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post #1 of 6 Old 08-10-2011, 03:35 PM Thread Starter
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new tank

hello i just got a 125 gallon tank and im not sure what i should do with it

What kind of fish should i put in it ? i would love to do a salt water but i dont think i can as of now due to high expense, any ideas ?

Go big or go home !
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post #2 of 6 Old 08-10-2011, 04:14 PM
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Originally Posted by josh00498 View Post
hello i just got a 125 gallon tank and im not sure what i should do with it
Give it to me?

Salt water is great, but the ongoing costs can be a pain. Having had both, I prefer a freshwater planted tank. I have almost as much fun with the plants and aquascaping as I do the fish. You can do a bunch of smaller schooling fish, or fewer larger. Your choices are wide open! That's the fun part.
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post #3 of 6 Old 08-10-2011, 04:25 PM

38 gallon :
Pelvicachromis Taeniatus Nigerian Red not yet breeding pair
4 Pangio Kuhli
12 Hemmigrammus Bleheri
2 Botia Lohachata
1 Botia Straita
1 Ancistrus Sp.
6 Poecilia Reticulata

The Wet Spot Portland Oregon!!!!!!

ADA: Do!aqua Iwagumi 10 gallon size!
7 Clown Killies
7 Ghost shrimp
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post #4 of 6 Old 08-10-2011, 05:27 PM
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a school of tinfoil barbs.
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post #5 of 6 Old 08-10-2011, 07:22 PM
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What is the hardness and ph of your water? Do you like calm or active tanks? Do you like big groups of small fish or a few big fish? With a tank that size you have lots of options. LOL

Kindest Regards,

Keeping fish its not a hobby it is a passion!

I have a 55 gallon, 40 gallon, 29 gallon, 20 gallon tank, 5 gallon , and a 2.5 gallon all with real plants.
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post #6 of 6 Old 08-10-2011, 07:34 PM
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Rather than take random suggestions, why not look at some folk's tank pictures on this, and other, forums? That will give you some ideas of the possibilities.
1) FW or SW. Freshwater costs less for initial setup, ongoing costs may be less (depending!), and fish are on average cheaper per "unit".

If freshwater:
2) Will you want plants? That drives up the start-up cost some, but plants and lights can always be added later and in stages as you can afford it.
3) What substrate?
a) If you want plants later, then I recommend starting with either a sand or ecocomplete (there are several other very good enriched substrates). I have both, in different tanks, and like both. My 55 gallon's substrate cost more than my tank... If you want big plants (swords), plan on about 2-2.5 lbs of substrate per gallon. No plants, you can use less substrate. If you want plants later, start with 1lb/gallon and add more later if you have to.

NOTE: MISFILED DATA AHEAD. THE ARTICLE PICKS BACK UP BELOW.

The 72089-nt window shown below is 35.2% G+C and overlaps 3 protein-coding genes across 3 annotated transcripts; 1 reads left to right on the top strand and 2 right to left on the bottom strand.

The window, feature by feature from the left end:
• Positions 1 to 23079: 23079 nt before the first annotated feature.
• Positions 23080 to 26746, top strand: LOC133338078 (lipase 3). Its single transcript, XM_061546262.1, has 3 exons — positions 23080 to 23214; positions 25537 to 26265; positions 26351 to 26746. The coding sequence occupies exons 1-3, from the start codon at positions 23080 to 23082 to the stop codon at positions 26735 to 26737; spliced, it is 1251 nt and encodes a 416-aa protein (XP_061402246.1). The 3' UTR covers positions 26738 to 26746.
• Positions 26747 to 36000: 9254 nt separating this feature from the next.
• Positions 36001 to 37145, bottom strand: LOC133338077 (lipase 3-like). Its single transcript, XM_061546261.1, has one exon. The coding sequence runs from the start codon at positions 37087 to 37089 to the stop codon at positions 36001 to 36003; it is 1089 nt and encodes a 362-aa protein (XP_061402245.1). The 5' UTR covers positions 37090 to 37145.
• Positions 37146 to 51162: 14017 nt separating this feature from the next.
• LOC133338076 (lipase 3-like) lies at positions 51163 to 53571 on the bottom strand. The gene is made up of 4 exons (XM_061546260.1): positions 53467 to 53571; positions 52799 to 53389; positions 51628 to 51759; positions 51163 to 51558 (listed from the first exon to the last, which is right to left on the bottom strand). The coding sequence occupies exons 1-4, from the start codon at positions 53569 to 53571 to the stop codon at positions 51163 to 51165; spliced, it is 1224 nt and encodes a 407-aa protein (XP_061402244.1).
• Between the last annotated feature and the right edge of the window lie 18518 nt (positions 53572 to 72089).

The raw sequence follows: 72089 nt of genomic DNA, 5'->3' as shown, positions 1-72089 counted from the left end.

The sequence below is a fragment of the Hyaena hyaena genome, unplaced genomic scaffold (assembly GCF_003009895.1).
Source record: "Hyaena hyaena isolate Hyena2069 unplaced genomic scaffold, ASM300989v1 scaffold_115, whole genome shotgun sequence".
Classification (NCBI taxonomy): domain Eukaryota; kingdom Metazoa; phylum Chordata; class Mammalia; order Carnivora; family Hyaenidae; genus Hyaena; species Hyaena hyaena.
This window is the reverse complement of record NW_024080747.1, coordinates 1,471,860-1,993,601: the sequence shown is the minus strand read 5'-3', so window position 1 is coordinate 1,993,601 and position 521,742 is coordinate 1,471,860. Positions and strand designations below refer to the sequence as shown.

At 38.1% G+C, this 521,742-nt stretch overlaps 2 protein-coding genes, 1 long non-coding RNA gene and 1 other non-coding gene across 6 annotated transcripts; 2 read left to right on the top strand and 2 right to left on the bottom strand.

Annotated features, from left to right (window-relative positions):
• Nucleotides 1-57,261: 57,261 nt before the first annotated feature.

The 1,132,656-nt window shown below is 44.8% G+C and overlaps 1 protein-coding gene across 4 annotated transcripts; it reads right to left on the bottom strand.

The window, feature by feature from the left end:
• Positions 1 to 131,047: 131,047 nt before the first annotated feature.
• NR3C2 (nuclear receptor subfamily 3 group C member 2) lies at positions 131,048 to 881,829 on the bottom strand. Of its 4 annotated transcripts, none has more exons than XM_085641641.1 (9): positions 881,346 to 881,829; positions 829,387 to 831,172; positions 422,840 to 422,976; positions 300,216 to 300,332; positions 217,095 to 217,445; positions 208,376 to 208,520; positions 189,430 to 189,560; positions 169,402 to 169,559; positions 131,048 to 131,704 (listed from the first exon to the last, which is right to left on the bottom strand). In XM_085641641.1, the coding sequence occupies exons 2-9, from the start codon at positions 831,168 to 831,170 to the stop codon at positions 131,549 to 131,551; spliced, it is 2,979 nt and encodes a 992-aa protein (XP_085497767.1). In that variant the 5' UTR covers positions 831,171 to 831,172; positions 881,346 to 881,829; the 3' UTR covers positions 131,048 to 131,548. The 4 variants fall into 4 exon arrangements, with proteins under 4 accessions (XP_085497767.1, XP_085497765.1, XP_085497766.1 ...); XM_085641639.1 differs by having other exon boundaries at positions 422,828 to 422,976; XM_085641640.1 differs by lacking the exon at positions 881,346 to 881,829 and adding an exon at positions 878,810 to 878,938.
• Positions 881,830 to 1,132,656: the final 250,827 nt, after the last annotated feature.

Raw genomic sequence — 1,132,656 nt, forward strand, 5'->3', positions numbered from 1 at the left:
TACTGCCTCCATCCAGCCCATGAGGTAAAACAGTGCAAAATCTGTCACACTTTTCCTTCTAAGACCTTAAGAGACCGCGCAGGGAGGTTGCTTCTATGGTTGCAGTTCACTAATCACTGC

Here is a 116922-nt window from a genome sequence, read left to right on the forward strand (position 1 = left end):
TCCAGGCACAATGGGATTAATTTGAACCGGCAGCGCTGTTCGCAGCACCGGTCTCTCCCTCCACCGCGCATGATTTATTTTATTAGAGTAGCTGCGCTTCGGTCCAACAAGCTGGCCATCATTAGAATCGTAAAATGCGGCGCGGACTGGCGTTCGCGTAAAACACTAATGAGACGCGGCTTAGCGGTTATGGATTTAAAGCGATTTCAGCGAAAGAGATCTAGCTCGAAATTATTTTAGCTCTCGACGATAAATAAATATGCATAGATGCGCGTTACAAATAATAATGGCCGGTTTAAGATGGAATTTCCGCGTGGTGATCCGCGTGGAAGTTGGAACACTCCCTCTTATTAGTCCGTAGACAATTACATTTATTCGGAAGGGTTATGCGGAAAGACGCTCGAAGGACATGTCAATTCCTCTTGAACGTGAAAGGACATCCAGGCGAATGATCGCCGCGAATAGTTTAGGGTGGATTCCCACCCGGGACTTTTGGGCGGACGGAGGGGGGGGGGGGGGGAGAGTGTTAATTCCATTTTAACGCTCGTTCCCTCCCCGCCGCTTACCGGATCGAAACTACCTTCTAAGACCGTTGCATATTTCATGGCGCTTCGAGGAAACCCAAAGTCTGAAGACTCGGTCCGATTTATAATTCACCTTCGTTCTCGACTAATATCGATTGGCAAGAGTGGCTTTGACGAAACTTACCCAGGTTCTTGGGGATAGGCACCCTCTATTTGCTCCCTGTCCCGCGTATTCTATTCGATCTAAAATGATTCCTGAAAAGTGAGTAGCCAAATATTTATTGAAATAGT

b) Color of substrate. Most fish show better/darker colors with a dark substrate. I tend to use black substrates, but that's just me. Lots of folks use well-washed white/off-white play sand or various other colors of substrate. Play sand is cheaper, but you have to wash the heck out of it. You can also research the native fish habitat and match substrate color to where a fish is naturally from. That's often impossible to do, depending on the species mix!
c) The fish mix will also determine the substrate, possibly. Species that constantly, and vigorously, stir up the substrate may love sand, but they also can keep the tank a mess.
4) Filter. Planted tanks, in general, can get away with undersized filters, depending on how you stock. The larger the fish, the larger the filter capacity, generally. Depends on how heavily you stock and the species of fish.
5) Lighting. Depends on if you want plants. Fish generally don't require lights. We like lights to see the fish. Almost any light that you like will work but more light is not always better. Limit light to 7-10 hours/day if possible and use a timer to keep a rhythm. If you want plants, read everything you can on plants and lighting. Lots of info on this forum. More is NOT always better, but more light will absolutely grow more algae than less light!
6) Fish? that's your problem, and a great one to have! Back to suggestion of others and looking around. Fish selection will impact the planted/non-planted decision. For some fish, plants are just fresh, green, leafy food to be devoured.

Enjoy! You don't have to decide soon. Unfortunately, the tank itself is sometimes the least expensive big component of the aquarium "system".

The suggestion about "active" versus "calm" is very important. It determines a tank's personality and the species selection.

Last edited by DKRST; 08-10-2011 at 07:39 PM.
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